31
May
Red laser beam against a black background
PAT Roberts

All About Acousto-Optic Tuneable Filters

Acousto-Optic Tuneable Filters, or AOTFs, are devices used to filter light with the ability to control the filter via a radio frequency (RF) input.

These handy optical filters have a wide range of applications and have seen growing demand in recent years – the future is bright for AOTFs.

What is an acousto-optic filter?

In general, an acousto-optic filter works in the presence of an RF input signal. When a signal is applied to the modulator, diffraction is limited to a narrow waveband, which meets both acoustic and optical phase-matching conditions.

The filter essentially works in two ways: the non-diffracted light acts as a notch filter, while the diffracted light functions as a bandpass filter.

Filter Designs

There are several common filter designs of AOTFs. Examples include:

  • Collinear AOTFs with a low angular acceptance range but high efficiency
  • Non-collinear AOTFs with a wider acceptance angle but lower efficiency

Filter design can also determine whether the input light must be polarised or not. Birefringent crystal materials can allow for the construction of filters with no polarisation requirement, which can be a significant advantage in some applications.

Tuneable Filters

By adjusting the applied RF frequency, it is possible to tune the filter’s output to achieve different results.

For example, if using a laser source with multiple emission lines, the tuneable filter can be restricted to transmit only the desired laser line at any given time.

Multiple RF frequencies may be superposed to enable diffraction at multiple optical frequencies, with the power of each RF signal used to tune the diffraction efficiency of each wavelength independently.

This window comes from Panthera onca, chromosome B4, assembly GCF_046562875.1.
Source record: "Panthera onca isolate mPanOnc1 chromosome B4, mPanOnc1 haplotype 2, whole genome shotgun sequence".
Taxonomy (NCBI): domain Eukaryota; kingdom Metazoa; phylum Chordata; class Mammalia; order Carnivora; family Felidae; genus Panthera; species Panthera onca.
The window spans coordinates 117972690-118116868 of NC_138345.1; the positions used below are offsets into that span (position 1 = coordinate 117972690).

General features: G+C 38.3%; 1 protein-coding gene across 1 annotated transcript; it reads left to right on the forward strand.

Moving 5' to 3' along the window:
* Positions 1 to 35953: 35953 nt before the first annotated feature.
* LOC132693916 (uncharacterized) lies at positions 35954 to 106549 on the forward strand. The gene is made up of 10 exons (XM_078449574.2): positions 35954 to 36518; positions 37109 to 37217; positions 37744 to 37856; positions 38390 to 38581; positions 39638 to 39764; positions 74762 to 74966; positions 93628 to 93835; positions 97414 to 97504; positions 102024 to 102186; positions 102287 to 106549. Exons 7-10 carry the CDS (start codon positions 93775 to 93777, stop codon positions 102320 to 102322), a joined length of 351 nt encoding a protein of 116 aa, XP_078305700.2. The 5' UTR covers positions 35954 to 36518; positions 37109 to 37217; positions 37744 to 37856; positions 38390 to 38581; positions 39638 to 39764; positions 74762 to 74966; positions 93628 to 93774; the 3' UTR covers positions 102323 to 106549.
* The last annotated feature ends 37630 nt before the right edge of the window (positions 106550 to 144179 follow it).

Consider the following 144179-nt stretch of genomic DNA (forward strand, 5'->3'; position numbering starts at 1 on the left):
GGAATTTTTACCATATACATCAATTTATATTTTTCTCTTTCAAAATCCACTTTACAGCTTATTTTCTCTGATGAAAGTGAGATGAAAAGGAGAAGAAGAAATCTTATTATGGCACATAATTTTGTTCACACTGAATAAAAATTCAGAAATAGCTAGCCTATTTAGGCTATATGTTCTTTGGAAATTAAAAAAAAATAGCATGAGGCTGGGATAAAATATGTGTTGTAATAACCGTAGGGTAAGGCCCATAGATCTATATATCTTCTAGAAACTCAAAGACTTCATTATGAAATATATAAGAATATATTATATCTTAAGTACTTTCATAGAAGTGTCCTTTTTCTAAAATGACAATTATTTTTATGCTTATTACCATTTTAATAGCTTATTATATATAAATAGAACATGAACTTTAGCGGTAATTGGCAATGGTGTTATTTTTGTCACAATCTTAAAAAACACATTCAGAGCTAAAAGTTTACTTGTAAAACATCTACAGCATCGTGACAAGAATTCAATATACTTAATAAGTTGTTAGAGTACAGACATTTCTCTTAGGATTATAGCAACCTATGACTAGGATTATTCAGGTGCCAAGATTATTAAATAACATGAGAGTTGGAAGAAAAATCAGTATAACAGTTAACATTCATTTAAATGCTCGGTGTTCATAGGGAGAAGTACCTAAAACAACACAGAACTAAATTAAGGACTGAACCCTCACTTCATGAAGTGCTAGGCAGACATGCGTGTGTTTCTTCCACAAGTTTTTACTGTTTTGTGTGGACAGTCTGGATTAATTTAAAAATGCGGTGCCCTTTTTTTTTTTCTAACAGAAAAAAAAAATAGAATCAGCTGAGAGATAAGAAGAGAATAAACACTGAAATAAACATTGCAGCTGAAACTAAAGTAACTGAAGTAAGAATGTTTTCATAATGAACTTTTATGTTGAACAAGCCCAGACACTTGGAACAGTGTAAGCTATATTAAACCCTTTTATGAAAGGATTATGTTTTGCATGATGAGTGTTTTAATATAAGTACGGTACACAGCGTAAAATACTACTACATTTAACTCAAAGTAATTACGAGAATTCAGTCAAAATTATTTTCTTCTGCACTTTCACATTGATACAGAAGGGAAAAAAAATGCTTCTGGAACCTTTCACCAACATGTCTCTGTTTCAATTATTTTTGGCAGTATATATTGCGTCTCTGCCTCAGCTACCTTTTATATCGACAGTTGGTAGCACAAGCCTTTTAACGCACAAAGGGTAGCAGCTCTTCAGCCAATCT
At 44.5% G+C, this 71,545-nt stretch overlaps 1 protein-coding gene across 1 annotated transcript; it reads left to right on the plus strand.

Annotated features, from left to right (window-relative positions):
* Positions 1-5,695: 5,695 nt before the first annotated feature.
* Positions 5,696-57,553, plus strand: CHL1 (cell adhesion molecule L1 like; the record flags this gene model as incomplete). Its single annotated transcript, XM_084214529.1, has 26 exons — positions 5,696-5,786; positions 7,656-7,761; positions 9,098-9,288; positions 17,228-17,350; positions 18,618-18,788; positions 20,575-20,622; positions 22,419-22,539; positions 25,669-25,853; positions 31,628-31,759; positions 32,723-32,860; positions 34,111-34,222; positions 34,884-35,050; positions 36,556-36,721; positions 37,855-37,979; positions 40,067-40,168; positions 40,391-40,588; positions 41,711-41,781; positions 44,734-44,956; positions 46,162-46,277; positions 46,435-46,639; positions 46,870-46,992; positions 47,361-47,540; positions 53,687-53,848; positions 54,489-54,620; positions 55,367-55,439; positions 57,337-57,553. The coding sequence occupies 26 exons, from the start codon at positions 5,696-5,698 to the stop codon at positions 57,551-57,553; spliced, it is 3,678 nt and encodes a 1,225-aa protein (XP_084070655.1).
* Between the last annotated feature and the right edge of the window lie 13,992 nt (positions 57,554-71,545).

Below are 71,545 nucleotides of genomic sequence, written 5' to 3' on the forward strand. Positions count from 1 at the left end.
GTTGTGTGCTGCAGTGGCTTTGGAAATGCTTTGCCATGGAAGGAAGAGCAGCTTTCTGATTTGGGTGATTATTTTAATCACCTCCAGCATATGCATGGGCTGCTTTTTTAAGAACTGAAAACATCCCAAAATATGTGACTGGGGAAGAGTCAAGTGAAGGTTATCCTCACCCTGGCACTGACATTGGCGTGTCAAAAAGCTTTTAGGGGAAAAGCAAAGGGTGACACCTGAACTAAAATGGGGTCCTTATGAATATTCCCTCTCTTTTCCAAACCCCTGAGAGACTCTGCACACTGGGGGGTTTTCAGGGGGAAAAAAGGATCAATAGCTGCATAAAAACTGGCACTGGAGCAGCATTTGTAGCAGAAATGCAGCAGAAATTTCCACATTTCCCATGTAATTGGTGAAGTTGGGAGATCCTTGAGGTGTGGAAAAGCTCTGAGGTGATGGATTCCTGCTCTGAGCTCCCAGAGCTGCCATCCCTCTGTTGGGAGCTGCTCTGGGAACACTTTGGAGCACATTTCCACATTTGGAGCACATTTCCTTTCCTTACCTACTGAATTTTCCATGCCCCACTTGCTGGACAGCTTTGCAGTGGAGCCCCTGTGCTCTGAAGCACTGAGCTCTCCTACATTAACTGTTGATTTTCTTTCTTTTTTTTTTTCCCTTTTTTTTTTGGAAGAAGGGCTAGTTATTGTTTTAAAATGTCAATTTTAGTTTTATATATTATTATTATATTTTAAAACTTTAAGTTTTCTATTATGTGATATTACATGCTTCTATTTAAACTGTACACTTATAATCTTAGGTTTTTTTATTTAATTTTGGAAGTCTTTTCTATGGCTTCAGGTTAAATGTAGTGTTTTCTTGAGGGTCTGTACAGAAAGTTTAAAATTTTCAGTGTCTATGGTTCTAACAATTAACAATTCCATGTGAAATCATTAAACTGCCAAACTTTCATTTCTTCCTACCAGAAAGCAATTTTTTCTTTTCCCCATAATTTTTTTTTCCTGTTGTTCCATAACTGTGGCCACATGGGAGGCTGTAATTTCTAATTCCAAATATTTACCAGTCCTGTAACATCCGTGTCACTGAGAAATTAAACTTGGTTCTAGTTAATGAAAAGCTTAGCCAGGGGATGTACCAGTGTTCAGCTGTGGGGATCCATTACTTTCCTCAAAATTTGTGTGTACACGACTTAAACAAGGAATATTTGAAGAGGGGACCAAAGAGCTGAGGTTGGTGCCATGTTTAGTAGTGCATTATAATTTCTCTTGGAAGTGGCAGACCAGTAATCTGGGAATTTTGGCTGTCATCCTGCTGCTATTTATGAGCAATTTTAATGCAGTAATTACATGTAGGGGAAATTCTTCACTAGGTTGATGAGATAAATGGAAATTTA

This allows a single AOTF to be tuned in quite complex ways, resulting in a very specific bandpass spectrum with tuneable amplitudes.

How does it work?

AOTFs have been around since the early 1990s and contain an optically transparent crystal, which can be excited using acoustic waves.

The frequency of the acoustic waves – the RF input signal applied to the crystal – will determine the wavelength of light that is distracted when passing through the crystal.

All unaffected wavelengths pass directly through the crystal, allowing the filter to function as a dichroic beam splitter with tuneable wavelength profile.

What is acousto-optic modulation?

An acousto-optic modulator, also known as a Bragg cell, uses an input signal to generate oscillating sound waves in the filter crystal.

These periodic expansions and contractions alter the effective refractive index of the filter, leading to Brillouin scattering of the incoming light and interference akin to Bragg diffraction.

Acousto-optic modulation is the process by which AOTFs influence the light they transmit and, by altering the characteristics of the modulation, this enables the filters to be tuneable too.

Applications

Forecasts from Market Study Report put the global acousto-optic devices market at just over $400 million in 2020 and predict a compound annual growth rate of 7.24% to take the industry to nearly $660 million by 2027.

This growth is driven by demand for laser applications in the scientific sector, as well as laser-based applications in healthcare and manufacturing.

“The increase in shipments indicates a rise in demand for growing production capacity, which necessitates the usage of laser-based devices, driving market growth,” the analyst reported.

To find out more about optical filters or make an enquiry about bespoke filters for your upcoming research and development, please contact Envin Scientific today.